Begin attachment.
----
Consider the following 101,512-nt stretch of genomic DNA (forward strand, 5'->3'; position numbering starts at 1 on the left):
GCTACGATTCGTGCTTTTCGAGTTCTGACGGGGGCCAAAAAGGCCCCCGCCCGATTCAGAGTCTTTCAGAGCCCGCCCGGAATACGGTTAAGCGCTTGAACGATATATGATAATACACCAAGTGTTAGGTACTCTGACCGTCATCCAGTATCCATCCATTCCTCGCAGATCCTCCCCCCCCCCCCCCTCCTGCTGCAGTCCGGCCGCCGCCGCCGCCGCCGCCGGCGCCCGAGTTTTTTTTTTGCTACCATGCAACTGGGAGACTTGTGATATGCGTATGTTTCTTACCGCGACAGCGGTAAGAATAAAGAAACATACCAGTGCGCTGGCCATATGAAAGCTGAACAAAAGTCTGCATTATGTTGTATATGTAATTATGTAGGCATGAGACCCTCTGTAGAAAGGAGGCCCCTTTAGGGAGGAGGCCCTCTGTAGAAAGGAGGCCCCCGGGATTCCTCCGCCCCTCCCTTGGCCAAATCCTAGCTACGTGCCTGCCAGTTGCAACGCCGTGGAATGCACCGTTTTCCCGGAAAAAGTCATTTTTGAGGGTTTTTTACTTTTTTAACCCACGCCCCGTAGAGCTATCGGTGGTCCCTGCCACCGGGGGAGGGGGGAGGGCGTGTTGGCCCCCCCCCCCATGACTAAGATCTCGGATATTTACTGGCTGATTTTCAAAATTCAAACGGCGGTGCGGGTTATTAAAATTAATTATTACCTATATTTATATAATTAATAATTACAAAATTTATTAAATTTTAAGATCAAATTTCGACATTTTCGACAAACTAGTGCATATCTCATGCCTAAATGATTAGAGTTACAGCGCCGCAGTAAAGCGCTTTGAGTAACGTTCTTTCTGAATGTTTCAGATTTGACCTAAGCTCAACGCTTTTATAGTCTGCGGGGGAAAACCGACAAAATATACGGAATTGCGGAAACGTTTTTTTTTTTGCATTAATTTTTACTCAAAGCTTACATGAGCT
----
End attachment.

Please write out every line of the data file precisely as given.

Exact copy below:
Consider the following 101,512-nt stretch of genomic DNA (forward strand, 5'->3'; position numbering starts at 1 on the left):
GCTACGATTCGTGCTTTTCGAGTTCTGACGGGGGCCAAAAAGGCCCCCGCCCGATTCAGAGTCTTTCAGAGCCCGCCCGGAATACGGTTAAGCGCTTGAACGATATATGATAATACACCAAGTGTTAGGTACTCTGACCGTCATCCAGTATCCATCCATTCCTCGCAGATCCTCCCCCCCCCCCCCCTCCTGCTGCAGTCCGGCCGCCGCCGCCGCCGCCGCCGGCGCCCGAGTTTTTTTTTTGCTACCATGCAACTGGGAGACTTGTGATATGCGTATGTTTCTTACCGCGACAGCGGTAAGAATAAAGAAACATACCAGTGCGCTGGCCATATGAAAGCTGAACAAAAGTCTGCATTATGTTGTATATGTAATTATGTAGGCATGAGACCCTCTGTAGAAAGGAGGCCCCTTTAGGGAGGAGGCCCTCTGTAGAAAGGAGGCCCCCGGGATTCCTCCGCCCCTCCCTTGGCCAAATCCTAGCTACGTGCCTGCCAGTTGCAACGCCGTGGAATGCACCGTTTTCCCGGAAAAAGTCATTTTTGAGGGTTTTTTACTTTTTTAACCCACGCCCCGTAGAGCTATCGGTGGTCCCTGCCACCGGGGGAGGGGGGAGGGCGTGTTGGCCCCCCCCCCCATGACTAAGATCTCGGATATTTACTGGCTGATTTTCAAAATTCAAACGGCGGTGCGGGTTATTAAAATTAATTATTACCTATATTTATATAATTAATAATTACAAAATTTATTAAATTTTAAGATCAAATTTCGACATTTTCGACAAACTAGTGCATATCTCATGCCTAAATGATTAGAGTTACAGCGCCGCAGTAAAGCGCTTTGAGTAACGTTCTTTCTGAATGTTTCAGATTTGACCTAAGCTCAACGCTTTTATAGTCTGCGGGGGAAAACCGACAAAATATACGGAATTGCGGAAACGTTTTTTTTTTTGCATTAATTTTTACTCAAAGCTTACATGAGCT